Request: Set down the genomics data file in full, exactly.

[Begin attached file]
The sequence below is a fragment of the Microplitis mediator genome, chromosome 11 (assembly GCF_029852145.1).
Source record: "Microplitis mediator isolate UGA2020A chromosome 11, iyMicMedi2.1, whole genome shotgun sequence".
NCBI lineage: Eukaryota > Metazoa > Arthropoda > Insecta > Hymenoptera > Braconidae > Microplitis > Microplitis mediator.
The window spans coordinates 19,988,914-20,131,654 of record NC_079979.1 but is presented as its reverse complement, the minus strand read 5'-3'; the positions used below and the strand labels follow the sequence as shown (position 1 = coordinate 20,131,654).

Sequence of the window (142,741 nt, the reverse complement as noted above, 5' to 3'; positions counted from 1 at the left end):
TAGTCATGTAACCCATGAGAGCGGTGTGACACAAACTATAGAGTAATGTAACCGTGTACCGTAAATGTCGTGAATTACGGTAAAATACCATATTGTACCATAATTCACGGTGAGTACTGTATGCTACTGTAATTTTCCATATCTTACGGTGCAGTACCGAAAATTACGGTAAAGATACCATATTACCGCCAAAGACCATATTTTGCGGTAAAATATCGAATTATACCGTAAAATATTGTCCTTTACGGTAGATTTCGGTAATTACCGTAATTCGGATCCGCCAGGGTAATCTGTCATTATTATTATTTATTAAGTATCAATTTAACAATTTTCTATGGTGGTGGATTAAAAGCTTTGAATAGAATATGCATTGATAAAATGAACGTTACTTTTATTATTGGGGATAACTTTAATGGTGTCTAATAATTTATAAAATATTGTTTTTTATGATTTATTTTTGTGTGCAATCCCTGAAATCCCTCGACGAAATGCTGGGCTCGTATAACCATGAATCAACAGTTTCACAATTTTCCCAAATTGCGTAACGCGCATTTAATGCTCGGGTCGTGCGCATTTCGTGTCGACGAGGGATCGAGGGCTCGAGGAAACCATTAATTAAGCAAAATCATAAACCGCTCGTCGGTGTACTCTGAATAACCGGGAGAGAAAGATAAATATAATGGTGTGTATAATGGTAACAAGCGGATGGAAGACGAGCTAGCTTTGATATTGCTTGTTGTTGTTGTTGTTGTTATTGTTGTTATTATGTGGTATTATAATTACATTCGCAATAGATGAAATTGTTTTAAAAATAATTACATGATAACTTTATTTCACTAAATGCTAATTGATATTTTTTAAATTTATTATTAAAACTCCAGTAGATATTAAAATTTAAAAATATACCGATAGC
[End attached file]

The sequence below is a fragment of the Microplitis mediator genome, chromosome 11 (assembly GCF_029852145.1).
Source record: "Microplitis mediator isolate UGA2020A chromosome 11, iyMicMedi2.1, whole genome shotgun sequence".
NCBI lineage: Eukaryota > Metazoa > Arthropoda > Insecta > Hymenoptera > Braconidae > Microplitis > Microplitis mediator.
The window spans coordinates 19,988,914-20,131,654 of record NC_079979.1 but is presented as its reverse complement, the minus strand read 5'-3'; the positions used below and the strand labels follow the sequence as shown (position 1 = coordinate 20,131,654).

Sequence of the window (142,741 nt, the reverse complement as noted above, 5' to 3'; positions counted from 1 at the left end):
TAGTCATGTAACCCATGAGAGCGGTGTGACACAAACTATAGAGTAATGTAACCGTGTACCGTAAATGTCGTGAATTACGGTAAAATACCATATTGTACCATAATTCACGGTGAGTACTGTATGCTACTGTAATTTTCCATATCTTACGGTGCAGTACCGAAAATTACGGTAAAGATACCATATTACCGCCAAAGACCATATTTTGCGGTAAAATATCGAATTATACCGTAAAATATTGTCCTTTACGGTAGATTTCGGTAATTACCGTAATTCGGATCCGCCAGGGTAATCTGTCATTATTATTATTTATTAAGTATCAATTTAACAATTTTCTATGGTGGTGGATTAAAAGCTTTGAATAGAATATGCATTGATAAAATGAACGTTACTTTTATTATTGGGGATAACTTTAATGGTGTCTAATAATTTATAAAATATTGTTTTTTATGATTTATTTTTGTGTGCAATCCCTGAAATCCCTCGACGAAATGCTGGGCTCGTATAACCATGAATCAACAGTTTCACAATTTTCCCAAATTGCGTAACGCGCATTTAATGCTCGGGTCGTGCGCATTTCGTGTCGACGAGGGATCGAGGGCTCGAGGAAACCATTAATTAAGCAAAATCATAAACCGCTCGTCGGTGTACTCTGAATAACCGGGAGAGAAAGATAAATATAATGGTGTGTATAATGGTAACAAGCGGATGGAAGACGAGCTAGCTTTGATATTGCTTGTTGTTGTTGTTGTTGTTATTGTTGTTATTATGTGGTATTATAATTACATTCGCAATAGATGAAATTGTTTTAAAAATAATTACATGATAACTTTATTTCACTAAATGCTAATTGATATTTTTTAAATTTATTATTAAAACTCCAGTAGATATTAAAATTTAAAAATATACCGATAGC